New York City
There's always something to do in New York City, whether it's seeing a Broadway show, visiting the top of the Empire State Building, biking through Central Park, or taking a ferry to the Statue of Liberty. Culture lovers will also appreciate the many museums on hand, including the famous Metropolitan Museum of Art or the September 11 Memorial and Museum. Just make sure to save some time for the unique Manhattan neighborhoods south of Midtown—like SoHo for high-end shopping, East Village for affordable but savory restaurants, Chelsea for its independent art galleries.
Shenandoah National Park, Virginia
The 200,000-acre Shenandoah National Park is located in the beautiful Blue Ridge Mountains of Virginia, just 75 minutes west of the capital. Cruise along the Skyline Drive, a 105-mile road that winds through the park and overlooks forests, streams, and thundering waterfalls. If you'd rather travel by foot, there are more than 500 miles of hiking trails, including a 101-mile section of the Appalachian Trail. There's also fishing, mountain biking, and wildlife viewing areas as well.
Harpers Ferry, West Virginia
Within an hours' drive, you can get away from city life and enjoy a variety of cultural, historical, and recreational activities in the mountains of West Virginia. Learn about American history at Harpers Ferry National Park, which was the site of John Brown's attack on slavery and the largest surrender of Federal troops during the Civil War. The sprawling park, which covers over 2,300 acres and crosses into three states (West Virginia, Maryland, and Virginia), features ranger-guided tours, artisanal craft shops, and whitewater rafting along the Potomac and Shenandoah rivers.
Brandywine Valley, Delaware
Two hours north of Washington, D.C., Brandywine Valley offers historic attractions, art museums, and scenic countryside. Key attractions revolve around the DuPont family estates, including the Hagley Museum and Library, the Winterthur Museum, and the Nemours Mansion and Gardens. The main site is Longwood Gardens, a year-round treasure with 1,077 acres of gardens, woodlands, and meadows. Visitors can stop by to see flower shows, gardening demonstrations, and craft workshops.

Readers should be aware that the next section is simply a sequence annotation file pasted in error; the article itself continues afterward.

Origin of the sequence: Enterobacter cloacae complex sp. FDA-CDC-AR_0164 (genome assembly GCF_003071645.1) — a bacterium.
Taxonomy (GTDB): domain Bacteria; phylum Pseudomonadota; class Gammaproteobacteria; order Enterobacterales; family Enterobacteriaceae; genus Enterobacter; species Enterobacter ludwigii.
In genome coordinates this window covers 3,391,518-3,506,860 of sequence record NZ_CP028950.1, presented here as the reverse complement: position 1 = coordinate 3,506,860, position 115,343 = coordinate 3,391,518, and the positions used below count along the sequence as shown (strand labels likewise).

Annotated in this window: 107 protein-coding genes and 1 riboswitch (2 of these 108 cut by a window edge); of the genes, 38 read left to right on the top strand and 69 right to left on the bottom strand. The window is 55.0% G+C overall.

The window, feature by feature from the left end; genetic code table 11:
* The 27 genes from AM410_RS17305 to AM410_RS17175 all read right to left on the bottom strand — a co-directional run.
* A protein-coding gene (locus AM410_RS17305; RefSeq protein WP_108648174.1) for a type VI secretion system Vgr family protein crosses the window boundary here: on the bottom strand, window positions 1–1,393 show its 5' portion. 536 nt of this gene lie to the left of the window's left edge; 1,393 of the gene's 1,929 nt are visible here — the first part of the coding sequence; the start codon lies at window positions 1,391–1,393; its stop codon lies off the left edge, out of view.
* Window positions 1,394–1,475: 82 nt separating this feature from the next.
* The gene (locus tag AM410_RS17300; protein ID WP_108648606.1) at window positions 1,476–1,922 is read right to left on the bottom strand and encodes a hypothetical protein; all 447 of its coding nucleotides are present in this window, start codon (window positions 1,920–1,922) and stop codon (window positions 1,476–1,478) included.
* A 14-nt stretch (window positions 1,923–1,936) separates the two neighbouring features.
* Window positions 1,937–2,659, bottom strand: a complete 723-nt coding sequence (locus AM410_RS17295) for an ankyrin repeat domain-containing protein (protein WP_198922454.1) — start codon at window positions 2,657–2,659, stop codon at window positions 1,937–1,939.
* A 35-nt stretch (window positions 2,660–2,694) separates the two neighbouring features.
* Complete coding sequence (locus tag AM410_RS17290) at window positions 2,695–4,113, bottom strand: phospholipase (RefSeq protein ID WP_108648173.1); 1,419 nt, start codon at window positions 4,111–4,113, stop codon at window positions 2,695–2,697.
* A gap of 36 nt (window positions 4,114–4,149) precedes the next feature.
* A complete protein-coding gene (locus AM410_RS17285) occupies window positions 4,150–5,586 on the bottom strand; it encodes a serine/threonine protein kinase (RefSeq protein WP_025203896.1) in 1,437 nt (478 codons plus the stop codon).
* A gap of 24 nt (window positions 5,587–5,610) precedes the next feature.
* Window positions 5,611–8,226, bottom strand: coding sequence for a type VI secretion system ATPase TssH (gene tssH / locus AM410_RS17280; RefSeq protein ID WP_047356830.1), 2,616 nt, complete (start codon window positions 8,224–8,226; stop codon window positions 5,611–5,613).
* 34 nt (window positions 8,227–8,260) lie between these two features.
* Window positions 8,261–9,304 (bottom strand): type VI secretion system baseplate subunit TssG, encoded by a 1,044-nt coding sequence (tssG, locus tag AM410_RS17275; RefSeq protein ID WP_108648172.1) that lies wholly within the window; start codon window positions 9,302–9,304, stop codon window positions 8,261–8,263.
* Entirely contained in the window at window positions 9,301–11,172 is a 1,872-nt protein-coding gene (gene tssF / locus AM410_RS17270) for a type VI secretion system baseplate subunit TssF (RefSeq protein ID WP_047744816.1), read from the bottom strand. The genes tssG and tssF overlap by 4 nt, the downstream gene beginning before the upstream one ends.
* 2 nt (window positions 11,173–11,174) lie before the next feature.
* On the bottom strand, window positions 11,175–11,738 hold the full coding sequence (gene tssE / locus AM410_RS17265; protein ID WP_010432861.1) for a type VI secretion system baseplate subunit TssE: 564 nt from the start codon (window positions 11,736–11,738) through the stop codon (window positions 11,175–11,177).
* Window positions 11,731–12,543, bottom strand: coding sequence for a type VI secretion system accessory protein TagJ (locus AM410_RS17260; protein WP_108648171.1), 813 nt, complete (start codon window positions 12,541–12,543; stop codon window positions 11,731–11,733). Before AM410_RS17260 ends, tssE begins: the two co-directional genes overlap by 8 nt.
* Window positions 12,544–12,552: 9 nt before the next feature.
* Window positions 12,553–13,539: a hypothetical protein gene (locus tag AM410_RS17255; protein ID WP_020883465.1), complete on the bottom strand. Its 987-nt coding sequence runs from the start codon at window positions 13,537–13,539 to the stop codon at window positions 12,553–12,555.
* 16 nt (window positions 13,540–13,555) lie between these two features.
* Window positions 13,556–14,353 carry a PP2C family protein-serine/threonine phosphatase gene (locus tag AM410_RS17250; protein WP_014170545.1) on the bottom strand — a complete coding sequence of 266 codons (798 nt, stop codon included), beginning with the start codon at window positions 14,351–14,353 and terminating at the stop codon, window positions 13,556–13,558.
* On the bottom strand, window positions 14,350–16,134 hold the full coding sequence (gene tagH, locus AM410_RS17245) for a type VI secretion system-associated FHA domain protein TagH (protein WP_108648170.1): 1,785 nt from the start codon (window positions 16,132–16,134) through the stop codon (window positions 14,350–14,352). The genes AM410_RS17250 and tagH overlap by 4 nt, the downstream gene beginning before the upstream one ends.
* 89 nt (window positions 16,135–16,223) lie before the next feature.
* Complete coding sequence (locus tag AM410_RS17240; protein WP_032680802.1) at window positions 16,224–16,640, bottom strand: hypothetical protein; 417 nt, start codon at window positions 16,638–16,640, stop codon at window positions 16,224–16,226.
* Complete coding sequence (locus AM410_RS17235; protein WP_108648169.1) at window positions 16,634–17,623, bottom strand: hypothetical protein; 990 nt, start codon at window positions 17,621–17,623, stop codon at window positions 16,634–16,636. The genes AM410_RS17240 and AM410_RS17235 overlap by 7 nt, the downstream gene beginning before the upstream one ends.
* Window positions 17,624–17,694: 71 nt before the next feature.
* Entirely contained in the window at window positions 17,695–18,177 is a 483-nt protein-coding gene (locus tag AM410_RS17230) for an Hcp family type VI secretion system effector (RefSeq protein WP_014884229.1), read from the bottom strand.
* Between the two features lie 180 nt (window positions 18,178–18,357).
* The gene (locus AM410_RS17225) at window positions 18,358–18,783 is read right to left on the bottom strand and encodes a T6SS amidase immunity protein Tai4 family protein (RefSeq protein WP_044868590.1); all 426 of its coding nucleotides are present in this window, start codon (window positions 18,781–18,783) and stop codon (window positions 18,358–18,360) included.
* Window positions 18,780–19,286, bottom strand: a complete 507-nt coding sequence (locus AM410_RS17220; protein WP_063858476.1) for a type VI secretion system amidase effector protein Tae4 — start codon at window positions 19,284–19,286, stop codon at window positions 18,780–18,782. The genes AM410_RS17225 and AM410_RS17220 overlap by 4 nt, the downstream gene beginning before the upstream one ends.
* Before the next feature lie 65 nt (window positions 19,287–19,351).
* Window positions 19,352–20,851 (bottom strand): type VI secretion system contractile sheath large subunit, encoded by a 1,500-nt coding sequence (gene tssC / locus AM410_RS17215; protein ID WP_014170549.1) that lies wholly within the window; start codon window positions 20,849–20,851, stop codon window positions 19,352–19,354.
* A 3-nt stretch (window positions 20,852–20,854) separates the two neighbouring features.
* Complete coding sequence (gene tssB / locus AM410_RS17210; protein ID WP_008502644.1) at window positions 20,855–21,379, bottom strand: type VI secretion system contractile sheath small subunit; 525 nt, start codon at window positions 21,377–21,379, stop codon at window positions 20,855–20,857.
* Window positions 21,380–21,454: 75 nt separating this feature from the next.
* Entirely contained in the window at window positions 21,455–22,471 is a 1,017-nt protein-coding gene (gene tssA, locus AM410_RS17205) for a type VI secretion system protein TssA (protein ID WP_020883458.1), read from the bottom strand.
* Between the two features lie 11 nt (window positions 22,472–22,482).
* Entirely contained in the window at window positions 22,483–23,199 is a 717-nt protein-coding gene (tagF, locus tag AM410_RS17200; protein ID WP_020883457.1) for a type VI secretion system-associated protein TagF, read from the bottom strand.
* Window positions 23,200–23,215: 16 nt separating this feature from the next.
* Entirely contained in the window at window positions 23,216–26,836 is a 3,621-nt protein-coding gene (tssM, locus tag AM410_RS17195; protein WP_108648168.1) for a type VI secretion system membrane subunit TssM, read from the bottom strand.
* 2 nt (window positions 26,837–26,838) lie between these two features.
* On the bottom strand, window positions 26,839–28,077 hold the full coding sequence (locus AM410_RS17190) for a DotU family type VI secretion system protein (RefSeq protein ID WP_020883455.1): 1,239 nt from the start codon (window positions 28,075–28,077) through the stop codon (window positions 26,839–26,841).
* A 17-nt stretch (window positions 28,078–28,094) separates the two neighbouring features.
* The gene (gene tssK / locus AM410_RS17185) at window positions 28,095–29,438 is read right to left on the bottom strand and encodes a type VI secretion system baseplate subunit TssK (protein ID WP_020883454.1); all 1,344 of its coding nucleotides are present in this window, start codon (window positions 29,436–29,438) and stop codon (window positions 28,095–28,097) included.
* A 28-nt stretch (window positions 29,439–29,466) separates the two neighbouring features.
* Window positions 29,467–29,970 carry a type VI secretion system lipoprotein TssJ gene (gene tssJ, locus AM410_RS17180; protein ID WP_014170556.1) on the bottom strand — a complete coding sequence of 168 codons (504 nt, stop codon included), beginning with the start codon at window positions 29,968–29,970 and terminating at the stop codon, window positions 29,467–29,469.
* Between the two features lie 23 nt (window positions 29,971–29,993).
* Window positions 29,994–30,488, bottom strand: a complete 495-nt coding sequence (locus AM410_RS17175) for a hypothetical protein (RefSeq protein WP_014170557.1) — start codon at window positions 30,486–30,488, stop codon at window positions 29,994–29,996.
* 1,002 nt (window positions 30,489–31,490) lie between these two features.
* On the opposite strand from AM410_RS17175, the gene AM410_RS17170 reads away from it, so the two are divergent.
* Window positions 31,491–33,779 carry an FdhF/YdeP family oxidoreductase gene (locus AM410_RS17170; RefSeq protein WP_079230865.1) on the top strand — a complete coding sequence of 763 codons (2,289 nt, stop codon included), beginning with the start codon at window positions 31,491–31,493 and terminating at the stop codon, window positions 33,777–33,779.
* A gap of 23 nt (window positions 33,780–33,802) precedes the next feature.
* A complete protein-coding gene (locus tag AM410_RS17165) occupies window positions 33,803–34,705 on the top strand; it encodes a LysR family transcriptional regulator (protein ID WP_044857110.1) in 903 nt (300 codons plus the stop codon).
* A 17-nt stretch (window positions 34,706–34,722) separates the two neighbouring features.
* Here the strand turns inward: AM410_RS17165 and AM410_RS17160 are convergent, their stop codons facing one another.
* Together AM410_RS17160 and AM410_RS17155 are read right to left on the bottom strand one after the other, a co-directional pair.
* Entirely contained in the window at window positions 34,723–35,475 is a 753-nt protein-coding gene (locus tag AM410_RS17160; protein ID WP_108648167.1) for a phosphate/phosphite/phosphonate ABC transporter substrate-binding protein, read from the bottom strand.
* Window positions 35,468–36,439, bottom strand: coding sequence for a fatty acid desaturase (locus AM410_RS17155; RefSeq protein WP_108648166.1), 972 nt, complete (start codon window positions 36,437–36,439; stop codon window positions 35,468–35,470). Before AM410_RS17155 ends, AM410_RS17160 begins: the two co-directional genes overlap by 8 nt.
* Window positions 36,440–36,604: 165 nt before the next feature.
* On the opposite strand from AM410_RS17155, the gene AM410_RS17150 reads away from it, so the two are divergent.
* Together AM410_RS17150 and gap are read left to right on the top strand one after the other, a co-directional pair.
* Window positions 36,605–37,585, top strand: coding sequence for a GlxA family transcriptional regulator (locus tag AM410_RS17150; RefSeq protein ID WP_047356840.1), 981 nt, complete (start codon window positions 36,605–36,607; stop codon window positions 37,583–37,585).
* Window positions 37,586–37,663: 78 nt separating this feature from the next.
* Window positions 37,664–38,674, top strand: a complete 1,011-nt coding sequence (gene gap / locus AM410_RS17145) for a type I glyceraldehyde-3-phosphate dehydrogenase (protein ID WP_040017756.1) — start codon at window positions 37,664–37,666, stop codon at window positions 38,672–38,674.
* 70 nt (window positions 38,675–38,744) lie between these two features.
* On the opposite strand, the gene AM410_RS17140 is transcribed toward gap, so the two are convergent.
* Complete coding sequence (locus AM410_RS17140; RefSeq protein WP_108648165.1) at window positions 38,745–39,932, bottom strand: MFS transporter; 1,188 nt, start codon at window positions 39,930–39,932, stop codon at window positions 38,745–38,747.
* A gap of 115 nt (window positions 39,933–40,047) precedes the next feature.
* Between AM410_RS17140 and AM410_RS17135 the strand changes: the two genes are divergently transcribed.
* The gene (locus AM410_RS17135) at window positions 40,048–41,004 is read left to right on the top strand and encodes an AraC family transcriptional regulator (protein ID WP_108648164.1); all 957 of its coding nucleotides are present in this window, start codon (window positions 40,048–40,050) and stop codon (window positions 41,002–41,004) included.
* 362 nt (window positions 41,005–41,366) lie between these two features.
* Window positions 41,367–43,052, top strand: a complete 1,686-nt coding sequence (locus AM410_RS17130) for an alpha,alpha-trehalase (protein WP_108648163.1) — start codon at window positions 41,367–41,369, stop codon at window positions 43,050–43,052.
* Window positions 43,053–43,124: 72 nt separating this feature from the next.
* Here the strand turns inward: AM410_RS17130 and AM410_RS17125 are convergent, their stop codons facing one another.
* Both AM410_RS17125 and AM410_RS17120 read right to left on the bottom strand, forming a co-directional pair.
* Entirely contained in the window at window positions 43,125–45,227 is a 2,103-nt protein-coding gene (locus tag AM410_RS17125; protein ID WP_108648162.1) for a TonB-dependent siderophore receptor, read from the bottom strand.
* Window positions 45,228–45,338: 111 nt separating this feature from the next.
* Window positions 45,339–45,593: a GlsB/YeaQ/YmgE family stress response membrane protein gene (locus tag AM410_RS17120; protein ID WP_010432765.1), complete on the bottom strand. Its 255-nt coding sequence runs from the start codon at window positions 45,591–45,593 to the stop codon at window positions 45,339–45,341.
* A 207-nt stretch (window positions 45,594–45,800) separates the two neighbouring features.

This charming Virginia town, set along the Rappahannock River, was the childhood home to George Washington, a major port during the colonial era, and the site of major Civil War battles. It contains 350 original 18th and 19th-century buildings and is home to many living history museums, restaurants, shops, and art galleries. Hop on a 75-minute trolley tour to get the lay of the land, then head to A. Smith Bowman Distillery to taste hand-crafted bourbon and other small-batch spirits.
In the Shenandoah Valley region of Virginia, the small town of Winchester is just 72 miles northwest of D.C. and 22 miles north of Shenandoah National Park. Old Town Winchester hosts great festivals throughout the year; the Bluemont Concert Series and the Shenandoah Apple Blossom Festival are favorites. History buffs should stop by the Old Court House Civil War Museum, the Museum of the Shenandoah Valley, and Stonewall Jackson's Headquarters Museum.
Hershey is one of the most popular family-friendly destinations in the area. About two hours north of Washington, D.C., its main draw is Hersheypark, a 110-acre amusement park with more than 70 rides, including roller coasters, water slides, and prize games. But that's not all. Hershey’s Chocolate World and ZooAmerica Wildlife Park are also included in the admission ticket.